SYDNEY/MILAN (Reuters) - U.S. and European wheat futures jumped on Thursday spurred by expectations of a sharp rise in grain imports from drought-hit Russia and export curbs in Ukraine tightening supplies from the Black Sea region.
European milling wheat futures rose sharply in opening trade on Thursday, with the benchmark November contract on Euronext up 7.00 euros or 3.41 percent at 212.25 euros by 0926 GMT, helped also by a rebound in U.S. prices.
Analysts estimate that Russia, usually a major grain exporter, may have to import between 1.5 million and 2.2 million tonnes this year after the worst drought in more than a century damaged its harvest. A report in Vedomosti daily said Russia could import at least 5 million tonnes of grain this year.
“We’ve seen a rapid expansion in recent years in Russia’s livestock industry and the concern there was that potentially you could see Russia turning to the import market and that does seem to be the case now,” Sudakshina Unnikrishnan, analyst at Barclays Capital said.
Imports were most likely to come from neighboring countries including Ukraine and Kazakhstan, Unnikrishnan said.
Kazakhstan said on Thursday Russia will be among its main export markets with 2 million tonnes of grain exports earmarked for Russia, Iran and other countries out of total 8 million tonne grain exports expected in the current marketing year.
“We are likely to see a shift in terms of trade flows so a lot of the exports that were coming out of the former Soviet Union countries for wheat are now going to have to be met by countries like Australia, Argentina and the US,” Unnikrishnan said.
“Similarly with feed grains we have seen a pick-up in demand levels in terms of substitution with wheat and I think that is likely to make for a more compelling demand side that we have seen for a while,” she added.
Grain traders and analysts said the 5 million tonne import estimate seemed reasonable and cited doubts about Russia’s official estimate of 21 million tonne grain stocks carried over from the last season.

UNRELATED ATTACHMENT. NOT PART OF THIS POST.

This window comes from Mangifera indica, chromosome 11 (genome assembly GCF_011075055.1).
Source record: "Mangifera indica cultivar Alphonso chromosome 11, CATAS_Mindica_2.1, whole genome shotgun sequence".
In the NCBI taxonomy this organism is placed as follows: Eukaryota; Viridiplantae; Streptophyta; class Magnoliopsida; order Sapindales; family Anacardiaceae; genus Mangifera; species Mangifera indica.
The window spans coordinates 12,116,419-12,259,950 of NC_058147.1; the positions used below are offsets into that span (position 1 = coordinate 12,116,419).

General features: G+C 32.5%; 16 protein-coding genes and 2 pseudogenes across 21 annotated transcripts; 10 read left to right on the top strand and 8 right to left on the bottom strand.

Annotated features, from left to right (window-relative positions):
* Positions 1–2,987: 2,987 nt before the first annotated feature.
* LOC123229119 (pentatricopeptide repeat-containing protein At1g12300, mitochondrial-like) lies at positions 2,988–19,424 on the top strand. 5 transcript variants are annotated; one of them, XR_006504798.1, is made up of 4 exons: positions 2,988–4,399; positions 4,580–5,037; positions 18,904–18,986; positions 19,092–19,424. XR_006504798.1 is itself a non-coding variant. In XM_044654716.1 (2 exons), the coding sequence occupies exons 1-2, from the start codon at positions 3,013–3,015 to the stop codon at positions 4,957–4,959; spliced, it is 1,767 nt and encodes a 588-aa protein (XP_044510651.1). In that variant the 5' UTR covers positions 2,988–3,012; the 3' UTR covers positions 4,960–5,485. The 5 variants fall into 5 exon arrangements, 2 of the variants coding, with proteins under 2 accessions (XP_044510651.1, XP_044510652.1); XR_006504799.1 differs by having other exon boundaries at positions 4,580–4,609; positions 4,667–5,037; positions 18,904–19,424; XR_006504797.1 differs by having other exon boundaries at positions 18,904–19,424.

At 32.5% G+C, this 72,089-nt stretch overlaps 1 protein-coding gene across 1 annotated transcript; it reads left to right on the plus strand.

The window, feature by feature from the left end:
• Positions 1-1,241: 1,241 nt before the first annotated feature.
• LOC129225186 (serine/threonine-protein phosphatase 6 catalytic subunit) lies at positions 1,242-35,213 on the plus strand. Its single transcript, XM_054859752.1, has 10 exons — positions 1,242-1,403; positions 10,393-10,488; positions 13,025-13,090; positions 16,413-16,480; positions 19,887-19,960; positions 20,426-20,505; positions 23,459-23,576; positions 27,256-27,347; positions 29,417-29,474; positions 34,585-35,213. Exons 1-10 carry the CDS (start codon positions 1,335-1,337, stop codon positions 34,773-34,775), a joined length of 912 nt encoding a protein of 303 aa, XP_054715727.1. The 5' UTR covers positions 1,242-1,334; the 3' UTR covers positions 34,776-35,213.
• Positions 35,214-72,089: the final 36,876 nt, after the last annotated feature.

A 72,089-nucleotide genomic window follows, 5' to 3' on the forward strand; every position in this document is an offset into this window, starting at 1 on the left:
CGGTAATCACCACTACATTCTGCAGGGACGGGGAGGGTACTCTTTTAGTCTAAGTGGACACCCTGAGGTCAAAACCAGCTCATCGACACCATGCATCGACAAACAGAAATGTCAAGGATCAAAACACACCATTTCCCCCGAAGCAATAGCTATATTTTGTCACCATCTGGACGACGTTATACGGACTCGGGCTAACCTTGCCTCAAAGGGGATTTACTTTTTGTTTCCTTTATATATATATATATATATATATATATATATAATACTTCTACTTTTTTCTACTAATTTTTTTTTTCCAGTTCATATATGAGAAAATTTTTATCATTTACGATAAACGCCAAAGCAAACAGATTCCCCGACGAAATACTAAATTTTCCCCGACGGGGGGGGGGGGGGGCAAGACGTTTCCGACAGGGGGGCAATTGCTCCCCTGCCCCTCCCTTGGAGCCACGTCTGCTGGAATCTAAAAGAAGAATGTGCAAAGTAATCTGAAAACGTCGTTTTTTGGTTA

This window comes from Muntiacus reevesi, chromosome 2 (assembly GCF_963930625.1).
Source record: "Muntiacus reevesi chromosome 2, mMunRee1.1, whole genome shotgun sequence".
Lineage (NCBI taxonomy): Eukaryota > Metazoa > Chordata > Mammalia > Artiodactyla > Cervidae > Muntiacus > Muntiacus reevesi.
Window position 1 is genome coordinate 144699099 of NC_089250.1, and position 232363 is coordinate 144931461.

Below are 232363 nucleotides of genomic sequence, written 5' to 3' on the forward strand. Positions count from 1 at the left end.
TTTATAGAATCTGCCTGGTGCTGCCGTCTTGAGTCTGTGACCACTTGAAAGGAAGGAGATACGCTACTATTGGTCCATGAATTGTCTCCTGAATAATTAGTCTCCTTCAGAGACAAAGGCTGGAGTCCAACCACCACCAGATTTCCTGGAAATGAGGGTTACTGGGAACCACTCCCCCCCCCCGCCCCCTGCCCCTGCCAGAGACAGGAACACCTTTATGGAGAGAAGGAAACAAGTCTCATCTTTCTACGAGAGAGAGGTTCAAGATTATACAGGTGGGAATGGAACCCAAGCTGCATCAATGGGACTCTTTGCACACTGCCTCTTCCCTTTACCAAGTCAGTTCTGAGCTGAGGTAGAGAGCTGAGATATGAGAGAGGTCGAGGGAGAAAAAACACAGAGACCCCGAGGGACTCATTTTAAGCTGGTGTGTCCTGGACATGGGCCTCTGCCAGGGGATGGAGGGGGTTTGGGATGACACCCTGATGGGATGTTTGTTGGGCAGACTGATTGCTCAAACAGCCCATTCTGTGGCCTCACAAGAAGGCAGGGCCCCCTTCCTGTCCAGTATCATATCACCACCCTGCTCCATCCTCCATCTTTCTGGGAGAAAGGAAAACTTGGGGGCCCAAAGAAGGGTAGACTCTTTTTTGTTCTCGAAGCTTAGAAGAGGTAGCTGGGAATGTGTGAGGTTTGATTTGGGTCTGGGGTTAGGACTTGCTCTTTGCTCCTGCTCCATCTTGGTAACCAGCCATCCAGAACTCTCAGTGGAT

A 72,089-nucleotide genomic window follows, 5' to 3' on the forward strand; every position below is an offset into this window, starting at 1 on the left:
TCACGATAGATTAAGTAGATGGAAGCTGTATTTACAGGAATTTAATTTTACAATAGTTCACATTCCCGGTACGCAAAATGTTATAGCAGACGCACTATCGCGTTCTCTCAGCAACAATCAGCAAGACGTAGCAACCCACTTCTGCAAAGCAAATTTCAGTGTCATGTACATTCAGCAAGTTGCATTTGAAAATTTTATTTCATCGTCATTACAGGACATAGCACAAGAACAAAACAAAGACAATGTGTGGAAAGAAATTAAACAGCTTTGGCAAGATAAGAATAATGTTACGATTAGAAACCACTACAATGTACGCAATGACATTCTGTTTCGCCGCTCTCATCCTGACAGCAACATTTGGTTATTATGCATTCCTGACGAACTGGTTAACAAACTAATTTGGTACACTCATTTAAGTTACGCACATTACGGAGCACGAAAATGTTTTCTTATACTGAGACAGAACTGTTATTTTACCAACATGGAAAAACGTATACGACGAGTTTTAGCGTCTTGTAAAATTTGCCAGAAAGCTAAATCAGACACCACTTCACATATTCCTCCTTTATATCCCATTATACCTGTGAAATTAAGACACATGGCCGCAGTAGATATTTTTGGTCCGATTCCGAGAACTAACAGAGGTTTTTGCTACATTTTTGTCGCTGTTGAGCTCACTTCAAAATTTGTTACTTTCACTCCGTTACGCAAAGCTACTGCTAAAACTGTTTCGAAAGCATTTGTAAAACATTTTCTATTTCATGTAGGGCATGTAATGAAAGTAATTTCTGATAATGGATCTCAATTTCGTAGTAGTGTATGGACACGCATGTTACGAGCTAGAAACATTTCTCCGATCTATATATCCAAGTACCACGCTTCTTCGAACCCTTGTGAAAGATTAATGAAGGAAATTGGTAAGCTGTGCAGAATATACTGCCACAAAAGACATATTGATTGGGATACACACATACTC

“It (the 5 million tonne import estimate) seems very plausible to us and technically feasible... There are doubts about the accuracy of Russian stocks. The Russians are not even sure about their 21 million tonnes of stock,” a French grains analyst said.
U.S. wheat prices rose for a second day with Chicago wheat up 2.52 percent at $6.72-1/2 per bushel, after falling to a 2- week low on Tuesday.
Volumes on the Chicago Board of Trade averaged 205,000 lots per day in the first 17 days of August, versus around 98,000 lots this year and 61,000 lots per day since 2003.
“It has been a handy move up today with some news out of Russia on crop progress with yields to date at 2.1 tonnes per hectare compared with last year’s result of around 2.7 tonnes,” said Luke Mathews, an agricultural commodities strategist at Commonwealth Bank of Australia.
Russia is tipped to harvest around 60 million tonnes of the grain this year, down from 97 million tonnes in 2009.
Prospects for planting the 2011/12 crop, expected to start in September, had improved with rains in some areas, Mathews said.
The drought in the Black Sea region has prompted key wheat importers such as Egypt to look for alternative supplies, including the United States, the world’s largest exporter of the commodity.
Weekly USDA data, due later on Thursday, are expected to show U.S. wheat export sales last week may have exceeded 1 million tonnes for a second consecutive week as the Black Sea drought region fueled demand.
“The market certainly has got an idea in its head that we are going to see a solid improvement in U.S. wheat exports,” said Mathews.
CBOT wheat for December delivery was up 2.4 percent at $7.04-1/4 per bushel on concerns of tight supplies.
U.S. corn exports were also expected to be robust in the latest week due to the drought, while soybean sales should stay high on persistent demand from China.
Corn for December delivery, the most active month, was steady at $4.34- per bushel, with technical charts showing consolidation around this level.
November soybeans, the most active harvest month contract, rose 0.46 percent to $10.35-1/2 a bushel.
Corn and soybean prices are being held back by prospects of a record crop in the U.S. for 2010/11.
Favorable weather for filling corn and soy is expected to continue in the U.S. Midwest for the next week to 10 days although hot and dry weather remains a problem in the South.
Reporting by Bruce Hextall, Svetlana Kovalyova, Gus Trompiz and Sarah McFarlane; Editing by Alison Birrane
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